The Long Cosmos by Terry Pratchett and Stephen Baxter
The Long Earth has been a strange little series. In some ways the scale is grander than anything else imaginable, but the events that take place are often smaller and gentle. Moments of extreme peril are rare and when they do take place the horrors are rarely dwelt upon. This has made the series frustrating at times, but the raw imagination and genuine optimism about the human spirit makes this a series hard not to like. The Long Cosmos does not offer a massive blowout conclusion, but that’s never been what this series is about.
The Long Cosmos takes place decades after Step Day; a mysterious message from the stars has arrived and been decoded as ‘Join Us.’ Now known as the Invitation, this message was not only received by humans, but by the trolls through their long call as well as the super intelligent Next. Groups from across the Long Earth gather to work out how to respond, or even if they should. A range of familiar characters play a role, from Joshua Valiente, now in his 60s, setting forth on another adventure to Nelson Azinkiwe, who discovers that he fathered a son during the events of The Long War and sets out to find him on the Traverser known as Second Person Singular.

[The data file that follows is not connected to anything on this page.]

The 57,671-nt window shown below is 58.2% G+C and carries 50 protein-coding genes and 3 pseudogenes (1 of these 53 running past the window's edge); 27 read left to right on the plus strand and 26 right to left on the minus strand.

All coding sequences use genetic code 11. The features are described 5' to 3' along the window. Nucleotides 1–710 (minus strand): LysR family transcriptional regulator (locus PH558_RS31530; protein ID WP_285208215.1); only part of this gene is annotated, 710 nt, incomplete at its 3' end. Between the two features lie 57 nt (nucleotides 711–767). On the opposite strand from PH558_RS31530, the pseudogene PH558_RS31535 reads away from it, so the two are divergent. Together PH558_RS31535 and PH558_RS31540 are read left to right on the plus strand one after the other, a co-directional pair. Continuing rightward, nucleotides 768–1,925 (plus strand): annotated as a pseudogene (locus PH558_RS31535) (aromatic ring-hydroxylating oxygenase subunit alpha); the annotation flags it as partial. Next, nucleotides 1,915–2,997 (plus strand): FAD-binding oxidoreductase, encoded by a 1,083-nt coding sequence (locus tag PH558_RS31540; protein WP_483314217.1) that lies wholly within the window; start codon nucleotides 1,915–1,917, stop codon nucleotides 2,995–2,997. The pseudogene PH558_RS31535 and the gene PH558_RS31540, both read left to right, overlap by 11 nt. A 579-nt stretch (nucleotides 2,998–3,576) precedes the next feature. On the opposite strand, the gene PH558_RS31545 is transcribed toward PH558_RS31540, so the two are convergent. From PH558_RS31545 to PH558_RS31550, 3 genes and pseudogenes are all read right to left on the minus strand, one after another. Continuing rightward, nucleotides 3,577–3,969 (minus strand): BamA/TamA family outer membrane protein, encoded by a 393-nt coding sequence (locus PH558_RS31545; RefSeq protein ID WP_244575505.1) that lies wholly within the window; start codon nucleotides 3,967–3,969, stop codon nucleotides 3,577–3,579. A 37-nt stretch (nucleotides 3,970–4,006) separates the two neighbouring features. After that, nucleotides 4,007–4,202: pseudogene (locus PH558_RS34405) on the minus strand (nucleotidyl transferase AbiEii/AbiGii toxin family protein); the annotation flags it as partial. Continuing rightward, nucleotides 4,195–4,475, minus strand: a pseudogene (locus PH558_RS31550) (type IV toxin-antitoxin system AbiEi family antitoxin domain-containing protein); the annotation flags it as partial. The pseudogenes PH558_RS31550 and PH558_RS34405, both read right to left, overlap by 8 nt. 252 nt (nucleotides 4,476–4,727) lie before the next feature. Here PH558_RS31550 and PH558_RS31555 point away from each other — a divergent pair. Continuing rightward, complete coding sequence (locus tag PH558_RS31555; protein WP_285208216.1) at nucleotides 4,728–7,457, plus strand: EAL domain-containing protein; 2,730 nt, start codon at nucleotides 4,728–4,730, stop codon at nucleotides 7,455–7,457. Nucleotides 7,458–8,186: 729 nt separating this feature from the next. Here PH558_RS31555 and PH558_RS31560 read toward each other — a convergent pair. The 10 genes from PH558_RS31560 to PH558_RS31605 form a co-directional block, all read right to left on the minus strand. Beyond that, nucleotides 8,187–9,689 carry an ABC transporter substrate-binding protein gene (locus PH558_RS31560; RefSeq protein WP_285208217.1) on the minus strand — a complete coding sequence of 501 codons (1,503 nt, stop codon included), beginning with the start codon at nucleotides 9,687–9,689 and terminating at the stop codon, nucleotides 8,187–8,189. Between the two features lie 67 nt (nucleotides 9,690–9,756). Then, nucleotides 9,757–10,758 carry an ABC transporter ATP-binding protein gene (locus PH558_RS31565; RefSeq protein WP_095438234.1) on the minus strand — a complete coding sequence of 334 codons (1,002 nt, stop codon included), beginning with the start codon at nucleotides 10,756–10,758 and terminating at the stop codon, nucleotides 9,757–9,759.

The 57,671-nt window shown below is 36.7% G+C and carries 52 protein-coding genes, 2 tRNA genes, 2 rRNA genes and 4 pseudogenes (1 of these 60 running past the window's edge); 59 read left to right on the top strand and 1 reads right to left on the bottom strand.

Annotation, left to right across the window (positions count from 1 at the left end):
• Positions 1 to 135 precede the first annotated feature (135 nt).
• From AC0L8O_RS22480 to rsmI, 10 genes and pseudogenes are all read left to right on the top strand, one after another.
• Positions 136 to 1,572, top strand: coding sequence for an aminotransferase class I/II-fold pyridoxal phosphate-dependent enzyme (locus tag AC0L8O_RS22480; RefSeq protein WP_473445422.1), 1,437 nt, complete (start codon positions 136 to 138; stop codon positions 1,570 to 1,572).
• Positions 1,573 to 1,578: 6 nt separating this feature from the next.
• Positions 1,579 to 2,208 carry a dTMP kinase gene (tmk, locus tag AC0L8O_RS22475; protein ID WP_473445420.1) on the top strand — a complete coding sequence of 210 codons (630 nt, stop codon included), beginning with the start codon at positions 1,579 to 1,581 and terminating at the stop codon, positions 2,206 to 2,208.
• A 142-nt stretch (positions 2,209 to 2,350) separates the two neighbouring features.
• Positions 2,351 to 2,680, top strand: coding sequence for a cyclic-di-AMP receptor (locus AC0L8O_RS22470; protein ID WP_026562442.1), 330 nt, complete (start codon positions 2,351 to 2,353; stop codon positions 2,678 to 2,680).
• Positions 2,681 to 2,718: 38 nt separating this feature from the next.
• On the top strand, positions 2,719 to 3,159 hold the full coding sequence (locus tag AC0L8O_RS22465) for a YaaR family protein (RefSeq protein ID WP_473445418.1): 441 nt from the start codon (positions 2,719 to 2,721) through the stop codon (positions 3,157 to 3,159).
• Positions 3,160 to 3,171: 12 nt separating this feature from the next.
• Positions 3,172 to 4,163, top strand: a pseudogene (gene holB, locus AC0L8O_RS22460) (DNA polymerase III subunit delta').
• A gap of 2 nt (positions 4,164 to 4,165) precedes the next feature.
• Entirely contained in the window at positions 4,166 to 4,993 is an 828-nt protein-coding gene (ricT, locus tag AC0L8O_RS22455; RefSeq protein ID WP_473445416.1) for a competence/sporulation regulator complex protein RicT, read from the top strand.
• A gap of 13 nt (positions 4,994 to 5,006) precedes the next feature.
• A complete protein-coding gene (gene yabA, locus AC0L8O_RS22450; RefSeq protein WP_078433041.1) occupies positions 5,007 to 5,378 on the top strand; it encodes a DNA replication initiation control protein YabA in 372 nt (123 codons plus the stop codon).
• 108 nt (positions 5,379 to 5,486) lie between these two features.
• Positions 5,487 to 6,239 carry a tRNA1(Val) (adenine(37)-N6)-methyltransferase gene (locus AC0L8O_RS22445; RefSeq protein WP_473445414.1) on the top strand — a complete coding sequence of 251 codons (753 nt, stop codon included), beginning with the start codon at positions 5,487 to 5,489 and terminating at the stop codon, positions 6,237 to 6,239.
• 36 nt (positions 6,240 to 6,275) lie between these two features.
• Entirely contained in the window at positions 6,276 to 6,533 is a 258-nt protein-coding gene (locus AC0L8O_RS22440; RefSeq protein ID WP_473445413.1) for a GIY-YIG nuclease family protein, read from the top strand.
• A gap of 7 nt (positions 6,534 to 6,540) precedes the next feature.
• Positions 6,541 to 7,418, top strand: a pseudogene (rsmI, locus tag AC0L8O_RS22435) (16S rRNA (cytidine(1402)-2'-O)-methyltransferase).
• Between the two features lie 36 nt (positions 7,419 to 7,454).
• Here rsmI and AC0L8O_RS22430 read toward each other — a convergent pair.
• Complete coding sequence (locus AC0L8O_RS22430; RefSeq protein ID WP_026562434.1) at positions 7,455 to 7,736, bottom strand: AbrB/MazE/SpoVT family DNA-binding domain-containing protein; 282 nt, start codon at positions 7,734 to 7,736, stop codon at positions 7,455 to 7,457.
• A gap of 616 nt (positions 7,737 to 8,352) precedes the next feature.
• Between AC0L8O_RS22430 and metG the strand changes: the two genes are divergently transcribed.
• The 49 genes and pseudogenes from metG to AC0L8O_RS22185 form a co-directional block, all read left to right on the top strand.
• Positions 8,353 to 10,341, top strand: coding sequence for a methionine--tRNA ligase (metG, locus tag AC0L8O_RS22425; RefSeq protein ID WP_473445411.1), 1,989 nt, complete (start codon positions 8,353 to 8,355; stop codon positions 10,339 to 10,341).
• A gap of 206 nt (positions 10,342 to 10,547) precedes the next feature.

The Long Cosmos is just as gentle and oddly relaxing as the previous books. This series is at its best when it’s a travelogue, pure worldbuilding as the authors take us through their strange and wonderful new worlds. Things begin to fall apart when actual plot is involved, with a story which never quite feels like a finale. It could be argued that the authors are simply being consistent with the rest of the series, but I think something more of a climax than this would have benefitted the book. The worldbuilding is damn good in this book too, with some of the weirdest and most magical stuff in the Long Earth held back for this book.
I never really grew to love any characters in this series, although I was rather fond of Lobsang, the Tibetan motorcycle repair man turned AI demi-god. He’s on good form here, as is Nelson Azikiwe, the intriguing priest and friend of Lobsang. Still, I can’t say I’m hugely going to miss many of these characters. The thing I will miss is never seeing any more weird and wonderful planets of the Long Earth.
The Long Cosmos is, in some ways, the perfect end to the series, summing up as it does both the strengths and the flaws of this odd little series. I never waited on bated breath for the next book, but always enjoyed them when I did read them. My pool of books to read with Terry Pratchett on the front is diminishing and that is utterly tragic.